• Pros: Students learn more difficult songs they really enjoy playing before they are even able to read music.
  • Cons: Students don’t always play with understanding and they may not be able to transfer what they learned to other songs.

Learning by ear is what happens when the student figures out the notes to a song purely by sound, with no visual model (such as a friend to play it for them first). The student perceives different pitches and then finds them on the instrument, playing the notes in the order he hears them and according to the rhythmic pattern he discerns. It is a slower process at first, but a very intimate one. Students who learn this way tend to know why they are playing certain keys on the keyboard and eventually become very quick absorbers of new songs. Like the rote- learners, music is always memorized. But the advantage for ear-players is that if a song is forgotten it is easily relearned.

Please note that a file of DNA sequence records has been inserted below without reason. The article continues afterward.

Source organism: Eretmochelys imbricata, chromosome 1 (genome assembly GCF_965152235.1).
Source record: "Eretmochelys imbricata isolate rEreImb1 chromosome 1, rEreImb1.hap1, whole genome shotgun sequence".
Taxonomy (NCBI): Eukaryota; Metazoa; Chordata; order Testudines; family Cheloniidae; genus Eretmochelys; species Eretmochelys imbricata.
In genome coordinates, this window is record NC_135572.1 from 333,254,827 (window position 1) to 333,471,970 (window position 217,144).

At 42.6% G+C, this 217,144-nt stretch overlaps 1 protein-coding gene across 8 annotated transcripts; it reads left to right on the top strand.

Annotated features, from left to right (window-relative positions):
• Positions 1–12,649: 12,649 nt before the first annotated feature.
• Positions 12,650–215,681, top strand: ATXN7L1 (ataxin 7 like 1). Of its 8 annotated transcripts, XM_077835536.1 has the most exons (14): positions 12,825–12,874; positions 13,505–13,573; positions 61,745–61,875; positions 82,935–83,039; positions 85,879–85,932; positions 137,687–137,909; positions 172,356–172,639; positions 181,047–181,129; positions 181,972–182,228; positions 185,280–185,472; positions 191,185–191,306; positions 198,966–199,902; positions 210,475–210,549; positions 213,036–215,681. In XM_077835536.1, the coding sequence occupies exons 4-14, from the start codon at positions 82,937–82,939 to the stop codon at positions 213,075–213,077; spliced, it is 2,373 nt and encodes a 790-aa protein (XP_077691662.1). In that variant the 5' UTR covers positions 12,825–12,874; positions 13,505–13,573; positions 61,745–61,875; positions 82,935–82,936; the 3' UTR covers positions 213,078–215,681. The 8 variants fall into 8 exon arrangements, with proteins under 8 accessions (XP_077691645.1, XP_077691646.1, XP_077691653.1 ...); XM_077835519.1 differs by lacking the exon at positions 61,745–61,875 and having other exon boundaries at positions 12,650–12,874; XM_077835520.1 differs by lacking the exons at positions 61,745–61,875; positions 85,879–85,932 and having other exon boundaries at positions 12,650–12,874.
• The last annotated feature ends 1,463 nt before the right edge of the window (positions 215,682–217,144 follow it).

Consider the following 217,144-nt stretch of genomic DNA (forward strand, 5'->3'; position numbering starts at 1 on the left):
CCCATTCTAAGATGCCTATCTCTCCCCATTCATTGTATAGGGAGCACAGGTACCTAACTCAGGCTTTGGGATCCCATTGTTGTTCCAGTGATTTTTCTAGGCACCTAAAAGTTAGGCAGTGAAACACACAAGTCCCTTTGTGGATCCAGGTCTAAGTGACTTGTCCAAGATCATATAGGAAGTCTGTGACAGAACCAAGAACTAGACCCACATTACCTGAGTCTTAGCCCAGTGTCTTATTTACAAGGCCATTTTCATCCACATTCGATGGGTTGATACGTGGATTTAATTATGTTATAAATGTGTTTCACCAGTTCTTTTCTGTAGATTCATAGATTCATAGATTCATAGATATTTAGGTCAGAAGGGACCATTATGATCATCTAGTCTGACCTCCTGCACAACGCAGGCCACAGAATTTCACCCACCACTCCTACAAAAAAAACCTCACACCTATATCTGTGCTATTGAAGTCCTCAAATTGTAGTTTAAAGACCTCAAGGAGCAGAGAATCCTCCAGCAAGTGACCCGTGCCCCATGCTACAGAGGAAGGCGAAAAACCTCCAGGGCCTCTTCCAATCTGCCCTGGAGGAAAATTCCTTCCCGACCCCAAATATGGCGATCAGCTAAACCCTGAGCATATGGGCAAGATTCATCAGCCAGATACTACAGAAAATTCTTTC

• Pros: Students able to learn many songs and play fluidly
  • Cons: Student may resist learning to read music

Each of these methods will allow students to express themselves musically, although some are better suited for  certain applications.

  • If you want to play in orchestra, you need to read music.
  • If you play in a garage band, no music books are necessary but a good ear is very helpful.
  • If you play in three piece jazz band, you may be glancing at pages of a fakebook that contain only words and chords—the best players will have a strong foundation in music theory.
  • If you play solo, you can pretty much do whatever you want!

As a teacher, I have used all these approaches at one point or another to prepare my students to express themselves musically. I am not hung up on one method. But I will say that the main ingredient in any musical program, for an adult or a child, is time and attention. To be good, musicians put in years of practice with attention to detail. That’s not bad news, though, because learning music can be a pleasure in itself.

Enjoy your journey!


2 Responses to “Choosing your pathway to musical expression”

  1. rivkachka said